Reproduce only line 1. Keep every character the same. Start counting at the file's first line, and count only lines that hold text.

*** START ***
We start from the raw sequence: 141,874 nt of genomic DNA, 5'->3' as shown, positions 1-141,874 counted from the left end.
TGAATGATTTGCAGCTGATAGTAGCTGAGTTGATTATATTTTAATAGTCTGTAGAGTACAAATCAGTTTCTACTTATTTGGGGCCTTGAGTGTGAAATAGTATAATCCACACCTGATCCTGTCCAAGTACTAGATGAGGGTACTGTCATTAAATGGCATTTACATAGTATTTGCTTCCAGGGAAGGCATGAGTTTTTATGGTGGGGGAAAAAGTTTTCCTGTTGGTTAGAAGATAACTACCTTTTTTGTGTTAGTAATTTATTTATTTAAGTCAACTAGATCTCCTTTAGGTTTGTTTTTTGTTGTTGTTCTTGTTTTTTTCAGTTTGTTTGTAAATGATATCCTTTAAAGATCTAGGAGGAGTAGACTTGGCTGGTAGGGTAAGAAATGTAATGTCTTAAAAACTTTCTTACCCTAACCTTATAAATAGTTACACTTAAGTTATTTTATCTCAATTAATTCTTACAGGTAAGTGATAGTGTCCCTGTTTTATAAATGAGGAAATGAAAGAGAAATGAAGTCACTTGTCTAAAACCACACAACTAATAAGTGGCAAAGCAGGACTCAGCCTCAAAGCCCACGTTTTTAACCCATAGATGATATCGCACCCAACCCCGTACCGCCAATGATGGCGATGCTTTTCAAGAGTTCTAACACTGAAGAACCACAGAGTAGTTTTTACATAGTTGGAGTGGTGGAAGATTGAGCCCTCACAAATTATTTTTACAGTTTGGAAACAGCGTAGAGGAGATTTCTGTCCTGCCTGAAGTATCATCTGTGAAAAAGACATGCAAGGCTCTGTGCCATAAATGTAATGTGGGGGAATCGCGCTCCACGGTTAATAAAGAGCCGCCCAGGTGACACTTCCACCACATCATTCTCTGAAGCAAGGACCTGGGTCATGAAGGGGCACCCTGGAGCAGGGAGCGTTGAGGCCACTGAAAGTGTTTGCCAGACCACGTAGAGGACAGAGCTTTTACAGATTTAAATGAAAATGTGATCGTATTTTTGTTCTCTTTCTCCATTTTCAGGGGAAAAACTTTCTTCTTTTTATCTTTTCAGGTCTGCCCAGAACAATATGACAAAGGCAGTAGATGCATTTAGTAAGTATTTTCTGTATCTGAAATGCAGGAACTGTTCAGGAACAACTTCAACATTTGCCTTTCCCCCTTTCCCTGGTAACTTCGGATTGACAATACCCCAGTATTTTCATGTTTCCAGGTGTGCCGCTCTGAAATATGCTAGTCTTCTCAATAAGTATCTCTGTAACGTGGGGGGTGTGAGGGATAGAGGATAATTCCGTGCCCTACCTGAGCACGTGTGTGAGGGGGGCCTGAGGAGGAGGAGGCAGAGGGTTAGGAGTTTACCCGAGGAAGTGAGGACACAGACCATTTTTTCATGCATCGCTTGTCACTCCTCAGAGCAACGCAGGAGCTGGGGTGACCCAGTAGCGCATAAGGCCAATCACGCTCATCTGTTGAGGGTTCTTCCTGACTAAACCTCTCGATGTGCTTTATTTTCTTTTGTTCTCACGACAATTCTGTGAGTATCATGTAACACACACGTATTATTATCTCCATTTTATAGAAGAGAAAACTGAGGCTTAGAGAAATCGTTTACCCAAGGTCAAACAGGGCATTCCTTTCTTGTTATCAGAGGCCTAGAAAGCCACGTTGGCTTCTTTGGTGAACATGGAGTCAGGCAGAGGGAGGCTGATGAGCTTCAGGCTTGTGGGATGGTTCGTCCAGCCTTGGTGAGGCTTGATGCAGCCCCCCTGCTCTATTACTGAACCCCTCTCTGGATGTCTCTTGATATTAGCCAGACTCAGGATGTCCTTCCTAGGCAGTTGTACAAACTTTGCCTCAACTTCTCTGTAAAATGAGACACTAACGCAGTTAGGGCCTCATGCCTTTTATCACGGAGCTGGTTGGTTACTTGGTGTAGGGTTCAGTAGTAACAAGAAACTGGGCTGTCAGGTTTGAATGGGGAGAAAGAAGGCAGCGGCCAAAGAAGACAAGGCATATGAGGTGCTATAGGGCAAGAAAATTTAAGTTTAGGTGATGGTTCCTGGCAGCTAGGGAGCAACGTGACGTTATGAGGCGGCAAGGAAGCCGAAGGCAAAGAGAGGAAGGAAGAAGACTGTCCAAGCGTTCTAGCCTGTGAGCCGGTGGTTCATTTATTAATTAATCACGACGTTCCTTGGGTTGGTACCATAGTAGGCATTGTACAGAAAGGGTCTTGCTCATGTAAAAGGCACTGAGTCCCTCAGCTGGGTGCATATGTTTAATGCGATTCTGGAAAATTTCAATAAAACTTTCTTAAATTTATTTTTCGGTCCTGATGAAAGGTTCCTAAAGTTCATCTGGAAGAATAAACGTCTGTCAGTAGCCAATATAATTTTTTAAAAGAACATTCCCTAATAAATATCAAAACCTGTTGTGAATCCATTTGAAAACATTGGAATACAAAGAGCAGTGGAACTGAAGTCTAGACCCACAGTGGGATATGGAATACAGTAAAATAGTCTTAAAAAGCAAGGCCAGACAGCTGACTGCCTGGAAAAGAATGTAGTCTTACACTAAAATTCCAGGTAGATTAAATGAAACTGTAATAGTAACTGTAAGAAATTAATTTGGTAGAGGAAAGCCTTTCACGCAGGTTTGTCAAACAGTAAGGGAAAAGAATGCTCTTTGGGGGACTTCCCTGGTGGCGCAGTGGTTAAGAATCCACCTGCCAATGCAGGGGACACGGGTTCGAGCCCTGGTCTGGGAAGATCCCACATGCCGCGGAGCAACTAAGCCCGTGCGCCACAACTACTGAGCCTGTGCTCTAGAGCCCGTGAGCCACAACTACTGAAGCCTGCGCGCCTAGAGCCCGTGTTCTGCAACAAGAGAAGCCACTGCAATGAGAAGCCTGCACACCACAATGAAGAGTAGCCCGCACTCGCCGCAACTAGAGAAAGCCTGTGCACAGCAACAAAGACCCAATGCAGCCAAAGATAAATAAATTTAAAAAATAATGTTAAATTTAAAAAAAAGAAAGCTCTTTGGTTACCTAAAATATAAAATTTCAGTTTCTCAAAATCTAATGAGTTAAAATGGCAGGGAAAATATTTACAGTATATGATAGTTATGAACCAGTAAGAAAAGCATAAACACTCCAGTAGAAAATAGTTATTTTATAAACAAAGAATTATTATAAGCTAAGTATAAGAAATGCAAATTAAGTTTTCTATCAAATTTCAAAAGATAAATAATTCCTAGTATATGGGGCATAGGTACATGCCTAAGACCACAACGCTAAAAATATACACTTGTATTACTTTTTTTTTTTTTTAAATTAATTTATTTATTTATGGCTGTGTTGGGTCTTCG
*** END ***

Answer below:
We start from the raw sequence: 141,874 nt of genomic DNA, 5'->3' as shown, positions 1-141,874 counted from the left end.